Document Checklists: Prior to the PHCC site visit, applicant programs will be provided document checklists that should be reviewed carefully, and the referenced guidelines, protocols, and essential materials assembled. These documents will need to be available for immediate review by the onsite reviewers during the site visit. In addition, the checklist will outline documents that applicant programs should be prepared to send to PHA upon completion of the site review.
Chart Review Instructions: This document provides an overview of components to be assessed during the onsite chart review. The PHCC reviewers will use the PAH/CTEPH Patient Roster completed prior to application submission to randomly select patients meeting prespecified characteristics. During the onsite chart review, the applicant program director and coordinator should be prepared to access the medical records of the randomly selected patients to find clinical information requested by the site reviewers. Examples include evidence of appropriate chest imaging, pulmonary function tests, overnight oximetry, ventilation/perfusion scintigraphy, right heart catheterization results, and acute vasodilatory testing; exercise testing; functional class assessments; appropriate utilization of PH-targeted therapies, including therapeutic decisions documented in clinical notes; and referral to services such as palliative care and transplant when appropriate. Groups of patients reviewed during the onsite chart review include:
PAH patients on oral therapy
PAH patients on inhaled therapy
PAH patients on parenteral prostacyclin therapy
Recently deceased patients
The PH Care Centers program has previously reported on the site visit performance, most recently at the American College of Chest Physicians' 2016 annual congress.9 This analysis of the first 41 accredited programs demonstrated strong adherence to expert consensus guidelines in the diagnosis and treatment of PAH and CTEPH selected for chart review. However, several opportunities for improvement were identified, and consistent with previous reports in the peer-reviewed literature, through significant variability in utilization of overnight oximetry/polysomnography testing and slight variability in ventilation/perfusion scintigraphy and acute vasodilatory testing during right heart catheterization of PAH patients.10
ACCREDITED PHCC NETWORK
The First 4 Years of the PHCC Network
Development of the PHCC structure, policies, and procedures was completed over a 3-year period by 3 task forces involving more than 19 committee members (Online Supplement 1). These task forces led an iterative process that defined specific program criteria, developed a business model to create a financially sustainable system, and implemented objective and reproducible review processes to evaluate each applicant program.
Since 2014, a total of 67 PH programs have completed the review process; the PHCC initiative has accredited 57 US PH programs, including 46 adult CCCs, 8 pediatric CCCs, and 3 adult RCPs, which have collectively managed an estimated 12,500 PAH and CTEPH patients (Figure 1).
Expectedly, the PHCC initiative has noted significant diversity in the structure of PH programs successfully completing the accreditation process.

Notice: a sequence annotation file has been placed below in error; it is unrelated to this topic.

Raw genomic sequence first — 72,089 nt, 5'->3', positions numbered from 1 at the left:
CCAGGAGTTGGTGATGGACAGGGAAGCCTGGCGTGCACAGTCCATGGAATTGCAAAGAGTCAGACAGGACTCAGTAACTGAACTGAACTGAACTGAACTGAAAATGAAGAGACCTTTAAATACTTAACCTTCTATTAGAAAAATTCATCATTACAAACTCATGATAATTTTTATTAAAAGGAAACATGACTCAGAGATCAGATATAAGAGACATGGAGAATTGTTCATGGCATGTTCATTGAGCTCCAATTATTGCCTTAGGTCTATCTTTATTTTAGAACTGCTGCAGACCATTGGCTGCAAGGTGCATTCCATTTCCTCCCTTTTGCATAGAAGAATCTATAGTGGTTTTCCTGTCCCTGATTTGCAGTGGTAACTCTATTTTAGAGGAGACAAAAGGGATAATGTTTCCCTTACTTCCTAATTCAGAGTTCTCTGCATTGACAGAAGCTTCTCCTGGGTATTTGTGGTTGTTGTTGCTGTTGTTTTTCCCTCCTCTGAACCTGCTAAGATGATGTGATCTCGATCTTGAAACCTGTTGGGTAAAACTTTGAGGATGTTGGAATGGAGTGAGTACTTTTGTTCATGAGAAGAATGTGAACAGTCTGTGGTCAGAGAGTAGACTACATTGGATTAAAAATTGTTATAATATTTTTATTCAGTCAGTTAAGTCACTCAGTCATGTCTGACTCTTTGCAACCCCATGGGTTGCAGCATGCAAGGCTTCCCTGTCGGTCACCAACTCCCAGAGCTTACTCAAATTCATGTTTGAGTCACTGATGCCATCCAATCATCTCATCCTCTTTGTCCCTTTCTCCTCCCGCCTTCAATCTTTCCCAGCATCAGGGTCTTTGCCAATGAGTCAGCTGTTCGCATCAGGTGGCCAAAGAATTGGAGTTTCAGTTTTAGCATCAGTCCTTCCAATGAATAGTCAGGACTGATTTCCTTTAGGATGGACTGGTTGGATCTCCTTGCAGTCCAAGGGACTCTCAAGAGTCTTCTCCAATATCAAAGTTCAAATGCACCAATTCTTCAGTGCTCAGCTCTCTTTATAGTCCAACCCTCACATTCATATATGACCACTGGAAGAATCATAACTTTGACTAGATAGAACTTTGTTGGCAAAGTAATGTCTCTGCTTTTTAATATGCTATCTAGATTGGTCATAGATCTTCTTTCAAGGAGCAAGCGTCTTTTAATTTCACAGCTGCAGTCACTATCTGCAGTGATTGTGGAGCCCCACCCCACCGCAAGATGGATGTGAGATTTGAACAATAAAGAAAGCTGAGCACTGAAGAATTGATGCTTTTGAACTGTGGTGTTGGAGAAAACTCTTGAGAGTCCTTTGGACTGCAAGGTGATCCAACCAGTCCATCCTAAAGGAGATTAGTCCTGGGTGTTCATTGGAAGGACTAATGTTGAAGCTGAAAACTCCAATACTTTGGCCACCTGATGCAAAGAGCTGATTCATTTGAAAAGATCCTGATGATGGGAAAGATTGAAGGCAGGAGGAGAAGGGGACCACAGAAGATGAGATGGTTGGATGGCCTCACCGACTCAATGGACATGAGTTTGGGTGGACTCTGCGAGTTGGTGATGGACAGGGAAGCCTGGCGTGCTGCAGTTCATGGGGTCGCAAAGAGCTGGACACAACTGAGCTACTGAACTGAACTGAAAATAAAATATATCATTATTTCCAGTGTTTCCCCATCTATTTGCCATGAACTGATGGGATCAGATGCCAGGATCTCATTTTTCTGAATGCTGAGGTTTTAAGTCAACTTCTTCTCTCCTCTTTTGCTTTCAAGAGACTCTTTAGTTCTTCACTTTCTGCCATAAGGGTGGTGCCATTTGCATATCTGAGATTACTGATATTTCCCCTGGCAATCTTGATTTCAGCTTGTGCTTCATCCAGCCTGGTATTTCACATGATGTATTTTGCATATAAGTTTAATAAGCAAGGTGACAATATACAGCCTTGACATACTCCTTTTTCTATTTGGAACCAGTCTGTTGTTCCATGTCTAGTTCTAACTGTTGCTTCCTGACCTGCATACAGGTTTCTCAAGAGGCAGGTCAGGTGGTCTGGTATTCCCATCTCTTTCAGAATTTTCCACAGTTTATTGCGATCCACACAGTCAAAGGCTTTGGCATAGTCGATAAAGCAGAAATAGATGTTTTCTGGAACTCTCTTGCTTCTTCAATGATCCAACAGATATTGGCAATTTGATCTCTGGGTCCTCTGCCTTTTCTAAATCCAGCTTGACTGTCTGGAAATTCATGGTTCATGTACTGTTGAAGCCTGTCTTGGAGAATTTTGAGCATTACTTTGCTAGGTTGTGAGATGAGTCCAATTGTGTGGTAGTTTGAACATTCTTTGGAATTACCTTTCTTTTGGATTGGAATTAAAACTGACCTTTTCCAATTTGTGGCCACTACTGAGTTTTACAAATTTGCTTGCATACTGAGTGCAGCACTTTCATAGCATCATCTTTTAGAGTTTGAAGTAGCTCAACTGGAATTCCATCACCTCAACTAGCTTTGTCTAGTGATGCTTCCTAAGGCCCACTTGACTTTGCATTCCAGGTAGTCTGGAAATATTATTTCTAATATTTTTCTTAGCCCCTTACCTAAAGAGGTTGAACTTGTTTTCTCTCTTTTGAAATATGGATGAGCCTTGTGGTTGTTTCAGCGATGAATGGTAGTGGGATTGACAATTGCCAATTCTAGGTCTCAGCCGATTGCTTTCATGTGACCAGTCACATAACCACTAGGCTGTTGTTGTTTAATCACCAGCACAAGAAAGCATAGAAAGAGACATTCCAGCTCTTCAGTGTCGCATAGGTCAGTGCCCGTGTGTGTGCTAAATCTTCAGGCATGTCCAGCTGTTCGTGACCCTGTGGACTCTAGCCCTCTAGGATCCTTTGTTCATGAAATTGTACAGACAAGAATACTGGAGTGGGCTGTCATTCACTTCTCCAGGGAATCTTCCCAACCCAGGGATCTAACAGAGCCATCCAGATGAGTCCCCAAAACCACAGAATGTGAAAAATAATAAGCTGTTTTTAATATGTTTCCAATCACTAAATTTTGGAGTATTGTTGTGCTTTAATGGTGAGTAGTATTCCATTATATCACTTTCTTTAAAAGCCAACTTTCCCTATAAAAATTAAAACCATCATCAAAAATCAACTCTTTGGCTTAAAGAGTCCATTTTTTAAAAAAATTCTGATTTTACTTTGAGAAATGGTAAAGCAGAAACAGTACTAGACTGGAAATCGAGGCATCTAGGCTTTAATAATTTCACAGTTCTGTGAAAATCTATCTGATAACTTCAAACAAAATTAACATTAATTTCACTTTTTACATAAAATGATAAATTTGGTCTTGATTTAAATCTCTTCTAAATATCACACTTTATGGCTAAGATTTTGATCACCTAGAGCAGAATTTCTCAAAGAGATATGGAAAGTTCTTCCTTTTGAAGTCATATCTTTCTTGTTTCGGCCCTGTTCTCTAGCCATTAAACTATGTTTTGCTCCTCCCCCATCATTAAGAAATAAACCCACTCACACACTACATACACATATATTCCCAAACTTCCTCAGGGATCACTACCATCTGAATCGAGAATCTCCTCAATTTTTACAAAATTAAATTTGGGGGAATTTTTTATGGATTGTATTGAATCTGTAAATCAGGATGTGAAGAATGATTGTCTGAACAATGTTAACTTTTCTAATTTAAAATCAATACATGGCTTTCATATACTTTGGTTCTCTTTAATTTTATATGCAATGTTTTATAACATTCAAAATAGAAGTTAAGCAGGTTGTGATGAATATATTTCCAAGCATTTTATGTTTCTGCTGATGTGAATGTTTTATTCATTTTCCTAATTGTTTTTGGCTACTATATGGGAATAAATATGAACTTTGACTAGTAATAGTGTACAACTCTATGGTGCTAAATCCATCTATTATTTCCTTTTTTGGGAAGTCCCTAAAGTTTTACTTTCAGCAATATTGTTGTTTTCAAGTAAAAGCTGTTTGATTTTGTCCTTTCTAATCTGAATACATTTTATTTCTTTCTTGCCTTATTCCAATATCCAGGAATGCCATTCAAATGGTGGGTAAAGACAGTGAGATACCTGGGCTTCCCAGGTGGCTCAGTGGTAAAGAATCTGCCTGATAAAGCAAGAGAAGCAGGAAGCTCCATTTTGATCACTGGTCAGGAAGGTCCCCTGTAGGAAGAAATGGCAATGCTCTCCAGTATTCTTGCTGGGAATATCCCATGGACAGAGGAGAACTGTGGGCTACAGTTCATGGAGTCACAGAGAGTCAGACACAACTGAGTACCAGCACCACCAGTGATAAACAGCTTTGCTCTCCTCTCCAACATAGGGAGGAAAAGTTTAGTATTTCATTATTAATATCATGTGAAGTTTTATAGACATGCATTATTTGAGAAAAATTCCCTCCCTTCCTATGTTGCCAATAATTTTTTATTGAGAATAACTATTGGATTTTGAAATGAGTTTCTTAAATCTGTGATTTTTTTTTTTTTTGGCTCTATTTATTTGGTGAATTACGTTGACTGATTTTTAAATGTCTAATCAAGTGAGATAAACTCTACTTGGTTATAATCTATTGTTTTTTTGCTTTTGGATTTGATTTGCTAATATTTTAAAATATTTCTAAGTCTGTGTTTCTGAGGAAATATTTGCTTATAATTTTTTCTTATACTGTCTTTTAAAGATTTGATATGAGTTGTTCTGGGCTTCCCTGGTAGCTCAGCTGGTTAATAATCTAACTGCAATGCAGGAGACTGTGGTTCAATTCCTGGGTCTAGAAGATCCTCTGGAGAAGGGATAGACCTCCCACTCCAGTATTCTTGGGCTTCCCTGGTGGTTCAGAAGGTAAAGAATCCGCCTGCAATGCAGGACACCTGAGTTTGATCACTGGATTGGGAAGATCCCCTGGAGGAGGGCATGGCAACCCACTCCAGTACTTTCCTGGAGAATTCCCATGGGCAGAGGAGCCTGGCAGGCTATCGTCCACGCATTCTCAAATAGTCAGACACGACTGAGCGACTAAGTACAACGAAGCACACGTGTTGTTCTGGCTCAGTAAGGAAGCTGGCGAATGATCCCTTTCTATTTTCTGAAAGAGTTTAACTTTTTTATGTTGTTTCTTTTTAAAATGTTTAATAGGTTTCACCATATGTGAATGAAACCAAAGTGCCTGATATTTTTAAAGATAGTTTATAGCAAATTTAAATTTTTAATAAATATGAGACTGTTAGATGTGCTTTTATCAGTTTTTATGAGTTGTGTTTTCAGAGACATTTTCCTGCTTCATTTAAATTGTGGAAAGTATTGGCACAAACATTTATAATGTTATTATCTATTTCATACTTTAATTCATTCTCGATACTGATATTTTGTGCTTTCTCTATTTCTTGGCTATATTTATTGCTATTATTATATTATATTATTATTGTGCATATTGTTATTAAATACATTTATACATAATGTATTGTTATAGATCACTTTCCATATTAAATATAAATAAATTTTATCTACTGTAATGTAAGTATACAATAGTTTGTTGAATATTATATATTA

PHA-accredited adult PHCCs are most frequently (70.2%) affiliated with a division of pulmonary diseases, with the remaining practices (29.8%) within a division of cardiology. As expected, most (62.5%) pediatric-accredited PHCCs are affiliated with a pediatric cardiology division of the applicant institutions.
Center directors of adult CCCs have served as the director of their program for an average 10 years (IQR 9, 14.5) at the time of application; pediatric CCC center directors have served in this role for an average of 11 (IQR 5, 15) years. Adult RCP center directors report a similar length of tenure in their role, serving as the program director for an average of 7 years prior to program application (IQR 7, 15).
A majority (53.1%) of adult PHCCs have identified a physician extender (DNP, NP, or PA) as the program coordinator. A registered nurse (RN) serves as the program coordinator for 42.6% of adult PHCCs, and a registered respiratory therapist serves in this role for 4.2% of adult programs. One hundred percent of pediatric PHCCs have identified a physician extender serving as the coordinator for their program.
Accredited adult CCCs manage an average of 185 (IQR 139, 319), adult RCPs an average of 40 (IQR 26,55), and pediatric CCCs an average of 136 (IQR 73, 189) PAH/CTEPH patients.
Sites successfully accredited through the PHCC initiative receive an initial accreditation term of 4 years before completing the re-accreditation process. Accredited PHCCs are provided the opportunity to participate in the PHAR: a US-based, multisite, prospective, observational registry of PAH and CTEPH patients incident to the accredited PHCC. Though initially conceived as 3-year accreditation periods, in order to accommodate the re-accreditation process, the initial accreditation period has been extended to 4 years to provide time for sites choosing to participate in PHAR to complete the IRB approval and onboarding process. Subsequent accreditation periods will remain 3-year cycles.
By design, each accredited PHCC is expected to assess quality of care, identifying and implementing improvement activities that will be assessed during re-accreditation. These specific re-accreditation processes are currently being finalized to assess adherence to current PH evidence-based guidelines, review staff competencies in the medical management of PAH and CTEPH, and examine program improvements made based on initial accreditation feedback from the previous accreditation cycle. A goal is to minimize the administrative burden for the sites without sacrificing objectivity. The PHCC program seeks to provide accredited centers with tools and platforms that can be used to complete quality of care improvement activities. Additional benefits to each participating site are projected to include individual comprehensive site reviews; performance benchmarking of each site relative to other accredited centers; opportunities to participate in the PHAR with annual program and individual site reports with real-time dashboards.
Disclosures: The authors have no relevant personal financial relationships to disclose.